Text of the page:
Film and WMD Series

Are you interested in using film in your course to teach about WMD?

In my film and WMD series, I will provide detailed guides on using film to teach on WMD topics.

  • Dr. Strangelove and Deterrence, Volume 1, Issue 1 (August 2016) – provides the foundation for understanding deterrence through the film, Dr. Strangelove
  • Fat Man and Little Boy, Volume 1, Issue 2 (September 2016) – offers an in-depth look at the Manhattan Project. To receive a copy of the latest issue, subscribe to my series below or join my Nuclear Spin Cycle Facebook group.

If you are interested in receiving my latest content on WMD, please email me at nuclearspincycle@gmail.com.

Background


Weapons of mass destruction (WMD) have found a special place in American culture and entertainment arts since the mid-1930s. For decades, WMD themes in film, popular fiction, and documentary television have informed the public‘s consciousness of WMD issues and encouraged specific remedies.

Today, WMD topics are a staple feature of entertainment films, television, electronic games, popular music, graphic arts, and folk music. In fact, most of the information the American public consumes about the threat from WMD comes, not from government or subject matter experts, but from American popular entertainment. The ideas depicted in entertainment media, be they fact or farce, have shaped not only the general public’s collective awareness of the WMD challenge, but also have on occasion influenced U.S. policy.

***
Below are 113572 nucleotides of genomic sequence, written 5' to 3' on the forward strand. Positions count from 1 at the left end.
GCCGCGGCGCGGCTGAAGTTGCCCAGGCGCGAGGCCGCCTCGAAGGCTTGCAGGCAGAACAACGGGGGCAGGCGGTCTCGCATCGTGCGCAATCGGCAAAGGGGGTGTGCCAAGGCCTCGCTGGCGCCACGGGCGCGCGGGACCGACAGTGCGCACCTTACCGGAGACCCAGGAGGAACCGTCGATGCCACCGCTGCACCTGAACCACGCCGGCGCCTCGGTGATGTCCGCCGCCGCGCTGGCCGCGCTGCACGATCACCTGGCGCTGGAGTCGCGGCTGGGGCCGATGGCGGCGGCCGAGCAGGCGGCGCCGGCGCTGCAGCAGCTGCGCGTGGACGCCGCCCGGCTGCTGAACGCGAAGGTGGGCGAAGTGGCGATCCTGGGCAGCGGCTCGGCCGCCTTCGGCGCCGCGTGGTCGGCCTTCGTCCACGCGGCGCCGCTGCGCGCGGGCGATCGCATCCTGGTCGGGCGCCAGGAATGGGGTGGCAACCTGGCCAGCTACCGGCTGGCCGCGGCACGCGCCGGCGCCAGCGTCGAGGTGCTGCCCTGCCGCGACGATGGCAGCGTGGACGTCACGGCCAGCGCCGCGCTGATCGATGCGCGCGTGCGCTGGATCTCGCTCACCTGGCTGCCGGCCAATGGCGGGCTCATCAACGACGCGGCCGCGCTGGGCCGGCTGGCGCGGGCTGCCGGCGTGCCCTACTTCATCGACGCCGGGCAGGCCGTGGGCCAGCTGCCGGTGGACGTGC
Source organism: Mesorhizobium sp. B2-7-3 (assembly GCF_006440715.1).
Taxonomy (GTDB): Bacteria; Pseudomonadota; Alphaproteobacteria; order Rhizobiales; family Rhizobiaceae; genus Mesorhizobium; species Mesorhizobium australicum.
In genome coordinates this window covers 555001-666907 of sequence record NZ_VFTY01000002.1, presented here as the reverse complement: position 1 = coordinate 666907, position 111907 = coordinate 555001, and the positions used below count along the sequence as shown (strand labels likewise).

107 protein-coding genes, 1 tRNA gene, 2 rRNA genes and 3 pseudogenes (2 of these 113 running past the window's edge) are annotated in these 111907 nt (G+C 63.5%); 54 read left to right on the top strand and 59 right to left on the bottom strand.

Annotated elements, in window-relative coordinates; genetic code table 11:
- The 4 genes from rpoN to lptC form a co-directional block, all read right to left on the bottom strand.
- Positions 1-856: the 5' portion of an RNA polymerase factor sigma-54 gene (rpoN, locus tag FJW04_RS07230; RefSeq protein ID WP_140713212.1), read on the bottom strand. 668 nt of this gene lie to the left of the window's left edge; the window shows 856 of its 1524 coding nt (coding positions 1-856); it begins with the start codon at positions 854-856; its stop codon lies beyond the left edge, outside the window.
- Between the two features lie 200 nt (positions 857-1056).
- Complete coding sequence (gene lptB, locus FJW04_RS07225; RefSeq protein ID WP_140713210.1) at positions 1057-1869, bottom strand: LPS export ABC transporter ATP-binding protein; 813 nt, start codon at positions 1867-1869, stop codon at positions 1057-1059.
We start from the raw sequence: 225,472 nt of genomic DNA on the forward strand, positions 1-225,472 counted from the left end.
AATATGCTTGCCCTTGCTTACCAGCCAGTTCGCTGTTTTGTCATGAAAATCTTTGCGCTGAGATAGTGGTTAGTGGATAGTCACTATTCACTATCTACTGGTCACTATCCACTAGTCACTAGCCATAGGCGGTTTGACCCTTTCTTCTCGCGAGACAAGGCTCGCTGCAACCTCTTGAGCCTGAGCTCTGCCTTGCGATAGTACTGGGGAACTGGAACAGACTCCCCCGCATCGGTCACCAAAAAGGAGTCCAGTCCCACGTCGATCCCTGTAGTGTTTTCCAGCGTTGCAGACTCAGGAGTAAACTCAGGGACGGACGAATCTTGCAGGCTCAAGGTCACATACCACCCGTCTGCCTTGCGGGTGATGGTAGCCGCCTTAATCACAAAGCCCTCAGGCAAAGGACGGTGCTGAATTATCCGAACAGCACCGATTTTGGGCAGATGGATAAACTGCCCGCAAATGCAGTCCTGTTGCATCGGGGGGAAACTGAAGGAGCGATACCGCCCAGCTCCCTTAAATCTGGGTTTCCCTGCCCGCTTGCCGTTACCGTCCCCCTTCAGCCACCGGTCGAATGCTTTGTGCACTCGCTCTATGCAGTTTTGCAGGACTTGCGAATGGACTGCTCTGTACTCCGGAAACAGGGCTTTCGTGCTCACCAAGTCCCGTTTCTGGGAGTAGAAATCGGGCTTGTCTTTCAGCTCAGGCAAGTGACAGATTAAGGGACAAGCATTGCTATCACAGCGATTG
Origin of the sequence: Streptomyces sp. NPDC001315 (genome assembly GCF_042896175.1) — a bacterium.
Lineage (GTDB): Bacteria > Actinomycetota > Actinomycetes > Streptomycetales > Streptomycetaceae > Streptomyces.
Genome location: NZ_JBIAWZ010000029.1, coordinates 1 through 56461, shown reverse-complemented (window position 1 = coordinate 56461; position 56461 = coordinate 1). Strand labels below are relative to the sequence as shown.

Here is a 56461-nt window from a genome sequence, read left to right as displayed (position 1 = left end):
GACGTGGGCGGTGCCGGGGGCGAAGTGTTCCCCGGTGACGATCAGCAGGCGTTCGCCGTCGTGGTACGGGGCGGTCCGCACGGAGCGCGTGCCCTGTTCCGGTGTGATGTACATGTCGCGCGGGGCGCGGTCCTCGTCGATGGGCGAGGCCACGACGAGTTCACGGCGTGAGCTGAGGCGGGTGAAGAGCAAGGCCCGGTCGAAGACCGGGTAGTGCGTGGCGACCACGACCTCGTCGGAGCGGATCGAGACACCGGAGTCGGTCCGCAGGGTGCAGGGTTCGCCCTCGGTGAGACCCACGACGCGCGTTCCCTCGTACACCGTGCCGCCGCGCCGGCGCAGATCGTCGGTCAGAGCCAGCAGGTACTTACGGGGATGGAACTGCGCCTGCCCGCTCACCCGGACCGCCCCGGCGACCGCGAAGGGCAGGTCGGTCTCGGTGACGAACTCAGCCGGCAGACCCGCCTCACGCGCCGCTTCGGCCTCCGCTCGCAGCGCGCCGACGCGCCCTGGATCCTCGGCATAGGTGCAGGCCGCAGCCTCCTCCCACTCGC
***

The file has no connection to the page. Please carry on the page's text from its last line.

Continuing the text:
In 1998, The Cobra Event, a fictional thriller by Richard Preston, became a bestseller in the United States. The novel describes a biological attack on the United States in which a man known only as “Archimedes” creates a new virus—called Cobra—by combining the contagiousness of the common cold with one of the world’s most deadly diseases, smallpox. Upon reading the novel, President Bill Clinton “was so struck by the scenario depicted in The Cobra Event” that he asked Dr. John Hamre, then Deputy Secretary of Defense, to evaluate the plausibility of the novel’s scenario: Could a terrorist unleash an unstoppable plague with designer pathogens?

This is is just one example of how pop culture has influenced policy in addition to shaping American public opinion. Partly as a result of Preston’s novel and partly as the result of concerns about international non-compliance with the Biological Weapons Convention, the issue of biological terrorism climbed to the top of the policy agenda of the U.S. Government and led to significant increases in effort and funding to counter the threat of biological terrorism.

Within pop culture, film offers a particularly useful teaching tool for the classroom. Video unleashes the imagination like no other medium and allows us to visualize the range of scenarios in which WMD might be used effectively to achieve certain ends.

The views expressed in this blog are those of the author and do not reflect the official policy or position of the National Defense University, the Department of Defense or the U.S. Government.